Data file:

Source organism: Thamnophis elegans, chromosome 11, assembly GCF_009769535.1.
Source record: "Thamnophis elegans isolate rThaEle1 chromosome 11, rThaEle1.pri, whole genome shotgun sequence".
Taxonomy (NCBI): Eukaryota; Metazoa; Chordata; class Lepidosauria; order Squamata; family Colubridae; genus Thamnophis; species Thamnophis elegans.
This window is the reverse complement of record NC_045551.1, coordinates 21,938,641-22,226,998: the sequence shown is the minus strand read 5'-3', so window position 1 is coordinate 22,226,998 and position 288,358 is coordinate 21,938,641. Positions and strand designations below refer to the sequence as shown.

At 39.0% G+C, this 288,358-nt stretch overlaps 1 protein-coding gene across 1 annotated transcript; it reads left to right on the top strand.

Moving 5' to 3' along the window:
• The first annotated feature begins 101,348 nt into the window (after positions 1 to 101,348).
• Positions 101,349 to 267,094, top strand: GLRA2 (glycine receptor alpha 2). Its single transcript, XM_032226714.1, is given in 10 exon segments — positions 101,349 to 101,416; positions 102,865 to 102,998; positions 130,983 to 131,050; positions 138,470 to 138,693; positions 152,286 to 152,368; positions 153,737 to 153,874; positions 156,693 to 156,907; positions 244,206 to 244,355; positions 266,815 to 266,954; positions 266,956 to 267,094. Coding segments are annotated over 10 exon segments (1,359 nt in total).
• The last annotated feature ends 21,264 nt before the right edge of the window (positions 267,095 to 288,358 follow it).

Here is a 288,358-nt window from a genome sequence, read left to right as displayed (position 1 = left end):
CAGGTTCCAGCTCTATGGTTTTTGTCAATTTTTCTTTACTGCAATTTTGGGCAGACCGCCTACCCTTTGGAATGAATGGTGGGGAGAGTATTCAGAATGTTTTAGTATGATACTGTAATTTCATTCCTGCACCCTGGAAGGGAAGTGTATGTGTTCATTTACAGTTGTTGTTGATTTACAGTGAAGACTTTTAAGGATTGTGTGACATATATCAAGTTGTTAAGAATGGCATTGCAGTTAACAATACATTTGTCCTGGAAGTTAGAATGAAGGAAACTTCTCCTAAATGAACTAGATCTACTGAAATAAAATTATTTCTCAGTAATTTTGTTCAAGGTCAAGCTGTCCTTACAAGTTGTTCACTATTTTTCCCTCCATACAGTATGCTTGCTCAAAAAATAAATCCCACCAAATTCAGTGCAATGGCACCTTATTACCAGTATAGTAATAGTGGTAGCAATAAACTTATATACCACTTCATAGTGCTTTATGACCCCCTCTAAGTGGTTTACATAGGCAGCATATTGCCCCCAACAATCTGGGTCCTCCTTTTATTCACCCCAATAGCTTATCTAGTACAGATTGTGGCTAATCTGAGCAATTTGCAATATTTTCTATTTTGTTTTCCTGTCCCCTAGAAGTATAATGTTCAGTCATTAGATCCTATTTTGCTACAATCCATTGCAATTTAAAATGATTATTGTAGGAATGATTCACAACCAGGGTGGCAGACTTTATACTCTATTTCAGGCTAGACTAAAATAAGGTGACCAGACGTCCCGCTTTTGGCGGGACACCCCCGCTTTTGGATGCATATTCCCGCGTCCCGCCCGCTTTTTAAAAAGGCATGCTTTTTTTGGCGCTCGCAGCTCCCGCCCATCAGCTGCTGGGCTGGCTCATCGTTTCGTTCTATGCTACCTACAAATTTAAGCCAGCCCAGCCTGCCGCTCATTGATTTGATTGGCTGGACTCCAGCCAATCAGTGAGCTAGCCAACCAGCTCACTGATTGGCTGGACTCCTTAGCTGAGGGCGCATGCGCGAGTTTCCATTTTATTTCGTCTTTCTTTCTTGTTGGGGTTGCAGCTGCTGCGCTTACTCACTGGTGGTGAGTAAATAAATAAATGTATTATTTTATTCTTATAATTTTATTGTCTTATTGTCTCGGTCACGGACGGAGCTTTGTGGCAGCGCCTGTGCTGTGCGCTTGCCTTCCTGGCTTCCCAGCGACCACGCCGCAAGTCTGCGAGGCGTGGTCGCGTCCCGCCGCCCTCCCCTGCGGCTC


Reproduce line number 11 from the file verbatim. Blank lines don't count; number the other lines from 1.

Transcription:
CAGGTTCCAGCTCTATGGTTTTTGTCAATTTTTCTTTACTGCAATTTTGGGCAGACCGCCTACCCTTTGGAATGAATGGTGGGGAGAGTATTCAGAATGTTTTAGTATGATACTGTAATTTCATTCCTGCACCCTGGAAGGGAAGTGTATGTGTTCATTTACAGTTGTTGTTGATTTACAGTGAAGACTTTTAAGGATTGTGTGACATATATCAAGTTGTTAAGAATGGCATTGCAGTTAACAATACATTTGTCCTGGAAGTTAGAATGAAGGAAACTTCTCCTAAATGAACTAGATCTACTGAAATAAAATTATTTCTCAGTAATTTTGTTCAAGGTCAAGCTGTCCTTACAAGTTGTTCACTATTTTTCCCTCCATACAGTATGCTTGCTCAAAAAATAAATCCCACCAAATTCAGTGCAATGGCACCTTATTACCAGTATAGTAATAGTGGTAGCAATAAACTTATATACCACTTCATAGTGCTTTATGACCCCCTCTAAGTGGTTTACATAGGCAGCATATTGCCCCCAACAATCTGGGTCCTCCTTTTATTCACCCCAATAGCTTATCTAGTACAGATTGTGGCTAATCTGAGCAATTTGCAATATTTTCTATTTTGTTTTCCTGTCCCCTAGAAGTATAATGTTCAGTCATTAGATCCTATTTTGCTACAATCCATTGCAATTTAAAATGATTATTGTAGGAATGATTCACAACCAGGGTGGCAGACTTTATACTCTATTTCAGGCTAGACTAAAATAAGGTGACCAGACGTCCCGCTTTTGGCGGGACACCCCCGCTTTTGGATGCATATTCCCGCGTCCCGCCCGCTTTTTAAAAAGGCATGCTTTTTTTGGCGCTCGCAGCTCCCGCCCATCAGCTGCTGGGCTGGCTCATCGTTTCGTTCTATGCTACCTACAAATTTAAGCCAGCCCAGCCTGCCGCTCATTGATTTGATTGGCTGGACTCCAGCCAATCAGTGAGCTAGCCAACCAGCTCACTGATTGGCTGGACTCCTTAGCTGAGGGCGCATGCGCGAGTTTCCATTTTATTTCGTCTTTCTTTCTTGTTGGGGTTGCAGCTGCTGCGCTTACTCACTGGTGGTGAGTAAATAAATAAATGTATTATTTTATTCTTATAATTTTATTGTCTTATTGTCTCGGTCACGGACGGAGCTTTGTGGCAGCGCCTGTGCTGTGCGCTTGCCTTCCTGGCTTCCCAGCGACCACGCCGCAAGTCTGCGAGGCGTGGTCGCGTCCCGCCGCCCTCCCCTGCGGCTC